A major aid agency says Saudi Arabia’s crippling blockade of Yemen is an “illegal collective punishment” of the Yemeni nation, some seven million of whom are on the brink of an appalling famine.
Jan Egeland, a former UN aid chief who now heads the Norwegian Refugee Council (NRC), made the remarks on Thursday, a day after the Saudi-led military coalition announced that it would partially lift the siege on the impoverished nation and would let humanitarian supplies in.
Egeland, whose charity group has already helped one million Yemenis, welcomed an announcement by the coalition on removing the blockade of Yemen’s western port city of Hudaydah and the international airport of the capital city of Sana’a, but said, “We only have it in writing now and haven’t seen it happen.”
This came more than two weeks after Saudi Arabia announced that it was shutting down Yemen’s air, sea, and land borders, after Yemeni Houthi Ansarullah fighters targeted an international airport near the Saudi capital, Riyadh, with a cruise missile in retaliation for ceaseless bombardment of Yemen by the Saudi war machine over the past two and a half years.
The Saudi military, however, announced that it had intercepted the missile, which apparently reached the deepest parts within the Saudi territory.
“Sending a missile in the direction of Riyadh is really very bad. But those who are suffering from the blockade had nothing to do with this missile,” Egeland said. “Even if both the flights and humanitarian shipments will go through now, it is not solving the underlying crisis that a country that needs 90 percent of its goods imported is not getting in commercial food or fuel.”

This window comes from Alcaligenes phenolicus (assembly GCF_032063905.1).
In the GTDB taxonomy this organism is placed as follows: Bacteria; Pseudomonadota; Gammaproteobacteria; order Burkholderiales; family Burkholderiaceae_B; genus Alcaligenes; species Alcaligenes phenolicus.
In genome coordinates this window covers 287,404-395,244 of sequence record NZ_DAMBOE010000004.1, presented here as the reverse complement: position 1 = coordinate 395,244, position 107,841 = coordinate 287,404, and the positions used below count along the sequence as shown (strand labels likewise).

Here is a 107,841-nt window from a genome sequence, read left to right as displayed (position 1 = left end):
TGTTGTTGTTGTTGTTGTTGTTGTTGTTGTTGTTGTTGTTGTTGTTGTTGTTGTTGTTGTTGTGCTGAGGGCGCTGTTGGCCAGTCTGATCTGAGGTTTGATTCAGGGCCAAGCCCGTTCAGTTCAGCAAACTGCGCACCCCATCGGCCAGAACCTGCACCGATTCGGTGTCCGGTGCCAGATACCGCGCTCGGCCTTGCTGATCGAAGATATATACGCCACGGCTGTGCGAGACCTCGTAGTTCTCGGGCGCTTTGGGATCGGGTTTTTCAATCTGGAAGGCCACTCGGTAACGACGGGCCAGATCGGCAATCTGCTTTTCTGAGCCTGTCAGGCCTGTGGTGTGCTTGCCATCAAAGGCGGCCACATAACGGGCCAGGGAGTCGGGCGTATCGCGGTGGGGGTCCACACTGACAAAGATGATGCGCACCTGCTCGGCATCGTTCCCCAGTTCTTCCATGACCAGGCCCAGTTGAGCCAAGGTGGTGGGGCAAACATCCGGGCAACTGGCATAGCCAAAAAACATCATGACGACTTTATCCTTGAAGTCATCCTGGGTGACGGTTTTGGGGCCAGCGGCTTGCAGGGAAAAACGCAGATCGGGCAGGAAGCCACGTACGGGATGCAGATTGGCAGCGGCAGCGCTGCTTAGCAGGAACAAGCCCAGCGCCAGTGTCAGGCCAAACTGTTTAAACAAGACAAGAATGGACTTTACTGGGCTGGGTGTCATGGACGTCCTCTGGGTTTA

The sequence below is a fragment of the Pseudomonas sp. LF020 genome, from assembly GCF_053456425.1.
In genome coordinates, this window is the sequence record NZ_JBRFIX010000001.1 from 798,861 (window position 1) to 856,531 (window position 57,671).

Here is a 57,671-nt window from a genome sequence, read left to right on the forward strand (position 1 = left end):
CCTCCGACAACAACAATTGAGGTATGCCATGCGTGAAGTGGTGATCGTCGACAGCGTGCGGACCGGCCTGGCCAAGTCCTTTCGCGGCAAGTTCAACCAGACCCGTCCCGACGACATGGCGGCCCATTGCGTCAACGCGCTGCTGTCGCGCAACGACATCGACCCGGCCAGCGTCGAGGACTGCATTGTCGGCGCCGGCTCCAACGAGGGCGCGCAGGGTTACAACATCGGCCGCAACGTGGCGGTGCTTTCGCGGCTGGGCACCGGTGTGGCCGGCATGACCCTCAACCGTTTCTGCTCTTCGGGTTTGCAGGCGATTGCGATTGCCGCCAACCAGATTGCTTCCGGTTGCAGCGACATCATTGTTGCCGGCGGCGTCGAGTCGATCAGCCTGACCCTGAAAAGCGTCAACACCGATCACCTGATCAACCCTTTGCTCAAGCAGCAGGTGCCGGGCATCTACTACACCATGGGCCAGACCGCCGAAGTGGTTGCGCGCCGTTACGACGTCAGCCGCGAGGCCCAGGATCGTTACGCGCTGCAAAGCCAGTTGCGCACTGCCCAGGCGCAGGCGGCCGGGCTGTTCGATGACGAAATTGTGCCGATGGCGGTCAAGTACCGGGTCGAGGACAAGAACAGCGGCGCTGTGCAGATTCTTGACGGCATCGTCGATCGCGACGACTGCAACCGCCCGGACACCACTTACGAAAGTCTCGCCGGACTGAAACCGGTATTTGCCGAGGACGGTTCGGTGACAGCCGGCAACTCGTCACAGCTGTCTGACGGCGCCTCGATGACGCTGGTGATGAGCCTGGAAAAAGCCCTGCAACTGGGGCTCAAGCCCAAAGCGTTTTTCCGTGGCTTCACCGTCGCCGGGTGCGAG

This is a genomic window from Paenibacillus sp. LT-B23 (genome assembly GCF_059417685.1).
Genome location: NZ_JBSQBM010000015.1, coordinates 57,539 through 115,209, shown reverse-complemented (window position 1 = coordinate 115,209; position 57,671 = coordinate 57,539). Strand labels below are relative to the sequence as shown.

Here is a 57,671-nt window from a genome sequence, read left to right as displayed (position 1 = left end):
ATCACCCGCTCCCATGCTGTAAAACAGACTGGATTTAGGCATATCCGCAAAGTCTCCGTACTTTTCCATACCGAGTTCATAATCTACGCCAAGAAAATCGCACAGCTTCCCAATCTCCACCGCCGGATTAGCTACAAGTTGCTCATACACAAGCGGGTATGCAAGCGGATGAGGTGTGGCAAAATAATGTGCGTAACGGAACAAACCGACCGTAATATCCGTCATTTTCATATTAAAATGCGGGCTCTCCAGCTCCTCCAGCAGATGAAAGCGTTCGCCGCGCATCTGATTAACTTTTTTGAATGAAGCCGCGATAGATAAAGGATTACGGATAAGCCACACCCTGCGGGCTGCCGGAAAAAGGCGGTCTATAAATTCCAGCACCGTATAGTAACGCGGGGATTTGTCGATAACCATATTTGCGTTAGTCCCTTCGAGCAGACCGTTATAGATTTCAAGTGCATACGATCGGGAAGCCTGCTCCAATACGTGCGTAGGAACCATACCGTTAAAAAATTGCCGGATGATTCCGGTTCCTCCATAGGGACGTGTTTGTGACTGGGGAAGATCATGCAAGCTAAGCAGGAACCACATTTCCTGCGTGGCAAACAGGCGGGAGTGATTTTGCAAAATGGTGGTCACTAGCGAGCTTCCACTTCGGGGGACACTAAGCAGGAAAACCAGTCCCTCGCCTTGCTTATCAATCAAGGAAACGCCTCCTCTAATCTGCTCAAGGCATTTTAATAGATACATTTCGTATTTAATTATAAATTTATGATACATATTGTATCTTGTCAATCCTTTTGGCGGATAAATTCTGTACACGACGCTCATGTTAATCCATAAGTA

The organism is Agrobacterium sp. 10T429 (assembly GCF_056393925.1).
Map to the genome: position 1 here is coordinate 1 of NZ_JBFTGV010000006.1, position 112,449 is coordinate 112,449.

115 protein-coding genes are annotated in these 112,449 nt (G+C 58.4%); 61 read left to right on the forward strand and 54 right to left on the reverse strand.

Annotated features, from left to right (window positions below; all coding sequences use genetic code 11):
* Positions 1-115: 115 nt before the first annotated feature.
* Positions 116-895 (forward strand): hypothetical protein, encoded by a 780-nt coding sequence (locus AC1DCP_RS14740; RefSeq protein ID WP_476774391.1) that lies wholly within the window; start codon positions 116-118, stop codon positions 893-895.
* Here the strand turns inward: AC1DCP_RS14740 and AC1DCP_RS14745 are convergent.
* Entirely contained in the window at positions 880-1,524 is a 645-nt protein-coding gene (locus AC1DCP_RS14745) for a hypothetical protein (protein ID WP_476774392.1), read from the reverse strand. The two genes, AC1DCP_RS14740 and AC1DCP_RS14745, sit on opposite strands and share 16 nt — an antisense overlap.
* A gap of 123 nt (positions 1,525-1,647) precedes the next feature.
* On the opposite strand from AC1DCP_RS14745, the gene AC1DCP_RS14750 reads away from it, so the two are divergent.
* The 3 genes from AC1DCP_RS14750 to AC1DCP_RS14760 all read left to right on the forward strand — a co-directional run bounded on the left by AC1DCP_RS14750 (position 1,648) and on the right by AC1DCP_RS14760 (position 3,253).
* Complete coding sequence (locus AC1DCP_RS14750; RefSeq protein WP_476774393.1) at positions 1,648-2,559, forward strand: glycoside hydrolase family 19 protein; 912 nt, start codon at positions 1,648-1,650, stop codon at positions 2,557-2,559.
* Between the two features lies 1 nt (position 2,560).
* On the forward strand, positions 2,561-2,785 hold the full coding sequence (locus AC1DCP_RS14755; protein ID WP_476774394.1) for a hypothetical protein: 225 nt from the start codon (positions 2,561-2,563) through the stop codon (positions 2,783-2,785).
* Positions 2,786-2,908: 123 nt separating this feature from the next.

Meanwhile, Jens Laerke, spokesman of the UN Office for the Coordination of Humanitarian Assistance, also said in a statement that the Saudi siege was still in place despite Riyadh’s promise to lift it, saying “We have not yet had any movement as of now.”
He further announced that UN officials had already submitted requests to the military coalition for deliveries via Hudaydah and Sana’a, saying the “hope and expectation” was that vital aid pipelines would reopen on Friday.
The International Committee of the Red Cross (ICRC) also said in a separate statement on Thursday that it was vital to have commercial traffic resumed.
“Yemenis will need more than aid in order to survive the crisis and ward off famine,” ICRC spokeswoman Iolanda Jaquemet said.
The Saudi-led military coalition has been ceaselessly pounding Yemen since March 2015 in an attempt to crush the popular Houthi Ansarullah movement and reinstate the former president, Abd Rabbuh Mansur Hadi, a staunch ally of the regime in Riyadh.
According to the latest figures, the war has so far killed over 12,000 Yemenis and wounded thousands more. The Saudi aggression has also taken a heavy toll on the country’s facilities and infrastructure, destroying many hospitals, schools, and factories.
Riyadh imposed a tight blockade on nearly all Yemeni air, land and sea ports on November 6, prompting human rights and charity groups to raise the alarm over deteriorating situation in the country as people, particularly children, are increasingly suffering from the lack of food and medical supplies.
Earlier this month, three of the UN agencies, the World Food Programme, UNICEF and the World Health Organization, in a statement made a fresh plea for the Saudi war machine to remove its blockade on the impoverished nation, warning that without aid shipments “untold thousands of innocent victims, among them many children, will die.”
They further warned that even if the blockade was only partially removed, an additional 3.2 million people would be pushed into hunger. The trio also said that one million children were at risk of a fast-growing diphtheria outbreak.